One of the later chapters sums up the need to keep the interest alive – no matter how much time has passed. Linda Stilwell, was snatched from a funpark in St Kilda in 1968 at the age of 7. Her mother recalled that even back then people expected her to cry more than she did. Like many of the families Ive met over the last decade the challenge in living with a loss that may not be permanent means that those conventional ways of grieving, of releasing the sadness about the loss makes it difficult. It makes it difficult for people to truly understand what it means to live in that space of someone being both here and gone ‘all I would like is to be able to give Linda a funeral, not be thrown away like a piece of rubbish’. Telling her story 4 decades later and still pushing for the truth through the coronial system just goes to show that families of the missing cant simply move on from their grief.

Its not often that a book gives a space to the grief of an unresolved loss – this book isn’t just for people with personal experience of searching of missing but for the wider community wanting to understand more about the need to bring them home. Its unfathomable that someone can be here in a moment, gone the next and that no one has the pieces that complete that jigsaw puzzle. Someone, somewhere, must know something.

Missing You is out now. For more information about Justine Ford’s new book click here

For more information about Loren O’Keefe’s search for her brother, join her search on FaceBook.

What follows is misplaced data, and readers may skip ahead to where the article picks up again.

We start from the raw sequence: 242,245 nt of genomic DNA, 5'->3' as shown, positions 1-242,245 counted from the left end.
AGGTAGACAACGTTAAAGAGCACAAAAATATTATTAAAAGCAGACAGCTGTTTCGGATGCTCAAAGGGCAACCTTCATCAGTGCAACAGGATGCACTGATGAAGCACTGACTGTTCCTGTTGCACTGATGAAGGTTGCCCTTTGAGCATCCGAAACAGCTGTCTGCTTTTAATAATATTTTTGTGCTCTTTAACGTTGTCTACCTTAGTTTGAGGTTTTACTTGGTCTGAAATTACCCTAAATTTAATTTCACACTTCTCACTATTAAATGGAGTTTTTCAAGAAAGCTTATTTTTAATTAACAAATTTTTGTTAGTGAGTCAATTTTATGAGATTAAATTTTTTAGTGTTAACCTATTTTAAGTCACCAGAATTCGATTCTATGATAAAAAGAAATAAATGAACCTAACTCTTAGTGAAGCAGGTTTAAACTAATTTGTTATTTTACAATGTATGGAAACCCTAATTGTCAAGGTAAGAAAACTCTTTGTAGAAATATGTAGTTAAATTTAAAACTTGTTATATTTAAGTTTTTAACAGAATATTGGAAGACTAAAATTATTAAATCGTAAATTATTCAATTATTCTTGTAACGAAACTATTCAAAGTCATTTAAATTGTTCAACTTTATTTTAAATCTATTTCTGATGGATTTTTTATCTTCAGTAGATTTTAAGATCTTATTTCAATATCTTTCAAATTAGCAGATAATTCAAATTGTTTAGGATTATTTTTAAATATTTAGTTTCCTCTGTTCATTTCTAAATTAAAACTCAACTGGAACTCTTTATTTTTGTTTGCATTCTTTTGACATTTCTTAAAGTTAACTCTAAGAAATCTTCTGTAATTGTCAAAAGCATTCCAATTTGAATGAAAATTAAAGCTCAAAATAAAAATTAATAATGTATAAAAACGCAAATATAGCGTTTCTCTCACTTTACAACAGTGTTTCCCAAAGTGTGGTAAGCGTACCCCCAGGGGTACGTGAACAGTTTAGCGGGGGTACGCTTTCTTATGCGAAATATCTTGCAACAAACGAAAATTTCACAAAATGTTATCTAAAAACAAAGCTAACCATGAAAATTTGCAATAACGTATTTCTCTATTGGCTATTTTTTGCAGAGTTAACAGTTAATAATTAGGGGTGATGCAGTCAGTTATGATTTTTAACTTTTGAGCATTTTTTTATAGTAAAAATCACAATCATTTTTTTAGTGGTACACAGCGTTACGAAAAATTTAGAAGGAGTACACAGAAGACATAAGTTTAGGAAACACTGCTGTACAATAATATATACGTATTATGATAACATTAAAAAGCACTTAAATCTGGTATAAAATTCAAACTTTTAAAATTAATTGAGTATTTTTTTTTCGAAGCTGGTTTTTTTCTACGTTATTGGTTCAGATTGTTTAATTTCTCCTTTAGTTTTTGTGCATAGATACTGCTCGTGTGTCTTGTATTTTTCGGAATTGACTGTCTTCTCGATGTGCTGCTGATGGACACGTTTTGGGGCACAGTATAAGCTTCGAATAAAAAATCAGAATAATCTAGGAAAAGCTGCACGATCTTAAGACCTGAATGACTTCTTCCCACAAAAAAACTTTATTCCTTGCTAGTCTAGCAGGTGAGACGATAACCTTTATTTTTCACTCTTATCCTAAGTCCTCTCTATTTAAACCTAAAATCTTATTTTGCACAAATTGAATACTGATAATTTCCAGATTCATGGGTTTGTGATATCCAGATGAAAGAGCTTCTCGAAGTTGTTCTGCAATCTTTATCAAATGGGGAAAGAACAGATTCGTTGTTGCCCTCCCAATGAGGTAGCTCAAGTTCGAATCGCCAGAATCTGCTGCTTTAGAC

Linking up with #ibot

The transparent space

The question of who we really are, the truths we seek from others and the reality of what we know was tested last night when I went along with some mates to see Transparency….as much as the subject matter was heavy the underlying questions of how well we truly know each other, or even how much we really should know about others in our lives was so well portrayed that it had us all talking over a long coffee and a slow drive home….as a social worker and as someone who is invested in understanding people’s narratives my pursuit of the truth sometimes takes me to places I dont want to go to. Even in my personal life I’ve often found myself asking questions and then bracing myself in preparation of the answer – the more I ask, the harder it is to stay silent. For me the space in between truth and trust is about being prepared to hear the answers and I must admit that sometimes not knowing is better than knowing.

This all might sound a little like gobbledigook….the play looks at the unravelling of a man’s life after the disapearance of a small boy in his community, it looks at the impact of the loss on the uncovering of key truths from a man’s past that in turn unravel the lives of those around him…I sat still for the whole performance, tightly gripping my hands, arms folded almost to protect myself from where I could see it all heading. It reminded me that in life the keeping of secrets always leads to confusion and a more complex web that over time gets harder to escape…

What do you think about truth – is it overrated or should it be embraced at all costs??